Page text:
After a career of almost forty years Marillion released one of their best albums F.E.A.R. a short time ago. That amazing album is mainly “dominated” by the astonishing keyboard passages of Mark Kelly, the breathtaking guitar solos of Steve Rothery and the utterly up to date critical lyrics of Steve Hogarth. After a very successful American promo tour for F.E.A.R., Marillion now started with the European leg and tonight the band will be playing two back to back shows in Vredenburg/Tivoli theater in Utrecht (The Netherlands), which has been sold out for months.
John Wesley opens the evening – he played with Porcupine Tree and Fish – and he just released his new solo album A Way You’ll Never Be. Wesley plays a short, but rather “heavy” set (40 minutes), consisting of four new songs with as highlight the title track and the older song called Mary Will. .Extraordinary is the fact that Wesley plays a solo spot, just his guitar, his vocals and lots of backing tracks. Unfortunately not many people are already familiar with his new album, so the response is a rather mellow and that is really a shame because if you like rather “heavy” melodic guitar music, like yours truly does, then you really should have enjoyed this short but rather excellent gig.
But then at 20:30 sharp we finally hear the first notes of The Invisible Man, starting with the well-known first line: “The world is going mad” (also a theme of F.E.A.R.), through the loudspeakers of the Vredenburg/Tivoli venue and the enthusiastic kind of “older” audience is treated to an amazing symphonic rock show which meets all expectations. After this opening track from Marbles (2004), also one of the better Marillion albums, we can enjoy two of the “less appealing” songs of this set list being Power and Sounds That Can’t Be Made from their previous album released in 2012.
And then finally after three old songs, Steve Hogarth, the charismatic and still spirited vocalist and frontman introduces the first new song from the album F.E.A.R., namely one of the two “short” songs on the album: Living In Fear (inclusive singalong chorus). This very melodic song is followed by a surprise because we hear the first notes of Sugar Mice, a song from the Fish-period, from the album Clutching At Straws (1987). The crowd joins in and sing along very loudly while Hogarth takes a sip from his beer adding to the very relaxed atmosphere of this marvellous concert. Then we are treated to one of the high lights of this evening: the epic, spectacular The New Kings, divided into four parts is being played. Musically The New Kings is an amazing gem and hearing experience, but with the additional visual support showing i.e. images of Gucci, giant yachts and priceless jewellery, this track is even more impressive.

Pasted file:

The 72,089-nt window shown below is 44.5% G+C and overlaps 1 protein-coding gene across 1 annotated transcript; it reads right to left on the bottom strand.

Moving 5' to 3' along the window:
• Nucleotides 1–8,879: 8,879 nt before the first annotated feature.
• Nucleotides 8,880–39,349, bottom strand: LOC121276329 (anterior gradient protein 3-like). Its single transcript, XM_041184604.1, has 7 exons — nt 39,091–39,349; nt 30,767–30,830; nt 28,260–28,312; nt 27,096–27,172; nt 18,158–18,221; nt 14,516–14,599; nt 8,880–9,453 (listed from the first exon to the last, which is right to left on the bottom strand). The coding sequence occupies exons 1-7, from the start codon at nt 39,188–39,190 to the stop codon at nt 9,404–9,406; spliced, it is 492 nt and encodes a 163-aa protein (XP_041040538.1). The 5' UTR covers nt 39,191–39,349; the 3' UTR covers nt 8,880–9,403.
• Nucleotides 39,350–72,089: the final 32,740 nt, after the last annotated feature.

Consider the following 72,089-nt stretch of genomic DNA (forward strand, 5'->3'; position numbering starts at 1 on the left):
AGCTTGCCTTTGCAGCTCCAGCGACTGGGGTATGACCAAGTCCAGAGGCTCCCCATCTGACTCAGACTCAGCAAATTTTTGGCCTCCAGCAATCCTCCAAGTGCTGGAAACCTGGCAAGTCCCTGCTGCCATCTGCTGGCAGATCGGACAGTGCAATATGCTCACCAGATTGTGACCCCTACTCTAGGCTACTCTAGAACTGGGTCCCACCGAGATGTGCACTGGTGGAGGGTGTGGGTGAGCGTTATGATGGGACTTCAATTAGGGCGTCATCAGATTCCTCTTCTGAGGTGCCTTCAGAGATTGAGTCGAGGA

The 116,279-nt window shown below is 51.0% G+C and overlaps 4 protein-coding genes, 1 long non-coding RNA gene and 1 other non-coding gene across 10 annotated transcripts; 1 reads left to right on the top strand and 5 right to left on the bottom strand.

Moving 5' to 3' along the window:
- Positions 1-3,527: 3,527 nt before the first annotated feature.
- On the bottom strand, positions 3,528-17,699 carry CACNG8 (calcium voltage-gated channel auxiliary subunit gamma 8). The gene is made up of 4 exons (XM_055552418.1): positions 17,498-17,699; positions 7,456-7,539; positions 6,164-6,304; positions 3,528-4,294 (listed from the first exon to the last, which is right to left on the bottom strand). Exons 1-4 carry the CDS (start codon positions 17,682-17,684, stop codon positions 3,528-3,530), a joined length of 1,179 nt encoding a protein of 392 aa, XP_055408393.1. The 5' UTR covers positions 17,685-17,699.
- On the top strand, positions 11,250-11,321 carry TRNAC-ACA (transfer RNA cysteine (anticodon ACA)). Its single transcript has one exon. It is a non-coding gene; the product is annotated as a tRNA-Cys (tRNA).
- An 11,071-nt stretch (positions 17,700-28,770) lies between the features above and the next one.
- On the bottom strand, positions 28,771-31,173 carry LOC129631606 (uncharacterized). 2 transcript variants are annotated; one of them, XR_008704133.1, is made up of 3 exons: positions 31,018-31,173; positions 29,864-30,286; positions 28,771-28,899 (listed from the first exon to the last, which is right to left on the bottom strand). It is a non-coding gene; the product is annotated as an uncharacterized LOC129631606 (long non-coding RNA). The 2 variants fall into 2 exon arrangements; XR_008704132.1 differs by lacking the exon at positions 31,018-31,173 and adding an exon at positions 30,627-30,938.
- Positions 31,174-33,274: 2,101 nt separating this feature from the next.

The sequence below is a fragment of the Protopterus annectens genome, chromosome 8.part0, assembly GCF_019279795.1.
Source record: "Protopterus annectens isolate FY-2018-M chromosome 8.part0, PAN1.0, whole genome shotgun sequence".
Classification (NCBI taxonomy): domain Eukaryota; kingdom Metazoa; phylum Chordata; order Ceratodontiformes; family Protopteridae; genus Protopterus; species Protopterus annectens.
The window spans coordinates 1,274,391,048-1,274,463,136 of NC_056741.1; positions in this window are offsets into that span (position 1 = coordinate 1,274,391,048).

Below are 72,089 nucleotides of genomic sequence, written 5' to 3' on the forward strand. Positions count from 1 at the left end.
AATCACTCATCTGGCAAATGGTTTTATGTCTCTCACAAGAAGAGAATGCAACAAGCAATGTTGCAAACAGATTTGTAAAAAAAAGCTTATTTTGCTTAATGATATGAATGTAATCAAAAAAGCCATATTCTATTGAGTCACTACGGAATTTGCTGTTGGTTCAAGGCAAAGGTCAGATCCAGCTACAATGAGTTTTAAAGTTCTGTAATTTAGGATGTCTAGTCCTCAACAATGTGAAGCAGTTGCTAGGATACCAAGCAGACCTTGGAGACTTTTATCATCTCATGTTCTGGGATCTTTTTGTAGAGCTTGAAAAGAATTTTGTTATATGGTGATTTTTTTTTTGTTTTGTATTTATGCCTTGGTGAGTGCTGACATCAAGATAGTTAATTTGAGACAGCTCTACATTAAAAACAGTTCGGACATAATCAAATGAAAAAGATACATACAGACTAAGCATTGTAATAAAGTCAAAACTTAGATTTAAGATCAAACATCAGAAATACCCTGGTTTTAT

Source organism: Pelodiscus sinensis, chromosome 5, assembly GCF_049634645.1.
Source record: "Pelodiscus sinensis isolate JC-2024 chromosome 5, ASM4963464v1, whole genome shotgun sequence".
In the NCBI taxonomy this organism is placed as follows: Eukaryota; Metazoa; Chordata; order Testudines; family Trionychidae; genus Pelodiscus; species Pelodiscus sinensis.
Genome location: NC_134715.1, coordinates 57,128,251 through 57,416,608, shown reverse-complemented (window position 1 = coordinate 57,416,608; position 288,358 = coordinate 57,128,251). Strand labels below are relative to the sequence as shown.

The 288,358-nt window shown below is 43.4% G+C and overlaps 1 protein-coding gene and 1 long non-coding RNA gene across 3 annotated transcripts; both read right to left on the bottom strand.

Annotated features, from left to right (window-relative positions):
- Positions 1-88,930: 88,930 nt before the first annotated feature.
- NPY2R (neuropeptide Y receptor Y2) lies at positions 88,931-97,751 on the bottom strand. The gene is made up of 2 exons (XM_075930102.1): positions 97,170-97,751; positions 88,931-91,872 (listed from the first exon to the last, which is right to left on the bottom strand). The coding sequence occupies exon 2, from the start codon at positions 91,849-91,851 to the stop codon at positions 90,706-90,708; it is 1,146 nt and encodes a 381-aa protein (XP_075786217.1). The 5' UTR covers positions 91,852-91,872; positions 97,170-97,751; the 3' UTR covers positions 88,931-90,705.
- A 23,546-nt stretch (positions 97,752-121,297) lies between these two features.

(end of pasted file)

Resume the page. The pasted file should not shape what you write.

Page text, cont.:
Man Of A Thousand Faces (This Strange Engine), with loud singing along from the crowd again, Quartz (Anaraknophobia) and Neverland (Marbles), which is still a great track, end the regular set of today.
The first encore is the second long song from this evening and also the opening track of the F.E.A.R. album: El Dorado, in which the not very nice, rather gloomy message of F.E.A.R. is being “proclaimed” by H loud and clear! The second encore This Strange Engine closes this fantastic melodic rock night and tonight’s show was a perfect mix of new songs, “old” hits and a few surprises. Maybe you could call the members of Marillion, already in the same line up for 25 years (Kelly, Mosley, Rothery, Trewavas, Hogarth) the New Kings?
A true disappointment was the fact that one of the other highlights of F.E.A.R., my favourite song from that album, The Leavers, was not on the set list this evening and besides that I would have loved to hear songs from Brave or Happiness Is The Road. But then the show would probably have been too long… well not for me anyway…. Hopefully Marillion will be performing for a couple of years more and I hope that they also will come up with new magical albums in the veins of F.E.A.R., because alternative symphonic rock bands of this calibre are hard to find.
I cannot wait for the DVD from this breath-taking F.E.A.R. tour!!
Review by: Martien Koolen